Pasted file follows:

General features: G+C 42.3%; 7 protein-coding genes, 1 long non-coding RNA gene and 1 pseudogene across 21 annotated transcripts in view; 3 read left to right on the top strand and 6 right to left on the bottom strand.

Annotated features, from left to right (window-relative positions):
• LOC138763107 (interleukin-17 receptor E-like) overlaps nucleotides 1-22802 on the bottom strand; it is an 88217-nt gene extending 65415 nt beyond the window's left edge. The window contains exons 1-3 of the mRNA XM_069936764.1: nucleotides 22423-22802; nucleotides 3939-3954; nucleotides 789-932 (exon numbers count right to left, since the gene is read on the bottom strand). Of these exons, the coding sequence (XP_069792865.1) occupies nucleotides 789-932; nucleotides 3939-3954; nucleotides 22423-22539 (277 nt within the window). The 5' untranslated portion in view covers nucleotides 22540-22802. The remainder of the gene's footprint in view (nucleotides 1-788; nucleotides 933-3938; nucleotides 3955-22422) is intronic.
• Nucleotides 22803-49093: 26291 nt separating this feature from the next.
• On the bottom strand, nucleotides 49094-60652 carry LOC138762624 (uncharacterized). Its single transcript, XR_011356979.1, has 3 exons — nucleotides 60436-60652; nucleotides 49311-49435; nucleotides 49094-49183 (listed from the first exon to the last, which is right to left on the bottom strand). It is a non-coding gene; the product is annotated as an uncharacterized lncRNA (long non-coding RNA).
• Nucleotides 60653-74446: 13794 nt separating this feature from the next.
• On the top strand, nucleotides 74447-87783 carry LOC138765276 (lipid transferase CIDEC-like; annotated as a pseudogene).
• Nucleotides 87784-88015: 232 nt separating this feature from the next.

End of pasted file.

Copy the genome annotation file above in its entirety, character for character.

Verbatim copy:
General features: G+C 42.3%; 7 protein-coding genes, 1 long non-coding RNA gene and 1 pseudogene across 21 annotated transcripts in view; 3 read left to right on the top strand and 6 right to left on the bottom strand.

Annotated features, from left to right (window-relative positions):
• LOC138763107 (interleukin-17 receptor E-like) overlaps nucleotides 1-22802 on the bottom strand; it is an 88217-nt gene extending 65415 nt beyond the window's left edge. The window contains exons 1-3 of the mRNA XM_069936764.1: nucleotides 22423-22802; nucleotides 3939-3954; nucleotides 789-932 (exon numbers count right to left, since the gene is read on the bottom strand). Of these exons, the coding sequence (XP_069792865.1) occupies nucleotides 789-932; nucleotides 3939-3954; nucleotides 22423-22539 (277 nt within the window). The 5' untranslated portion in view covers nucleotides 22540-22802. The remainder of the gene's footprint in view (nucleotides 1-788; nucleotides 933-3938; nucleotides 3955-22422) is intronic.
• Nucleotides 22803-49093: 26291 nt separating this feature from the next.
• On the bottom strand, nucleotides 49094-60652 carry LOC138762624 (uncharacterized). Its single transcript, XR_011356979.1, has 3 exons — nucleotides 60436-60652; nucleotides 49311-49435; nucleotides 49094-49183 (listed from the first exon to the last, which is right to left on the bottom strand). It is a non-coding gene; the product is annotated as an uncharacterized lncRNA (long non-coding RNA).
• Nucleotides 60653-74446: 13794 nt separating this feature from the next.
• On the top strand, nucleotides 74447-87783 carry LOC138765276 (lipid transferase CIDEC-like; annotated as a pseudogene).
• Nucleotides 87784-88015: 232 nt separating this feature from the next.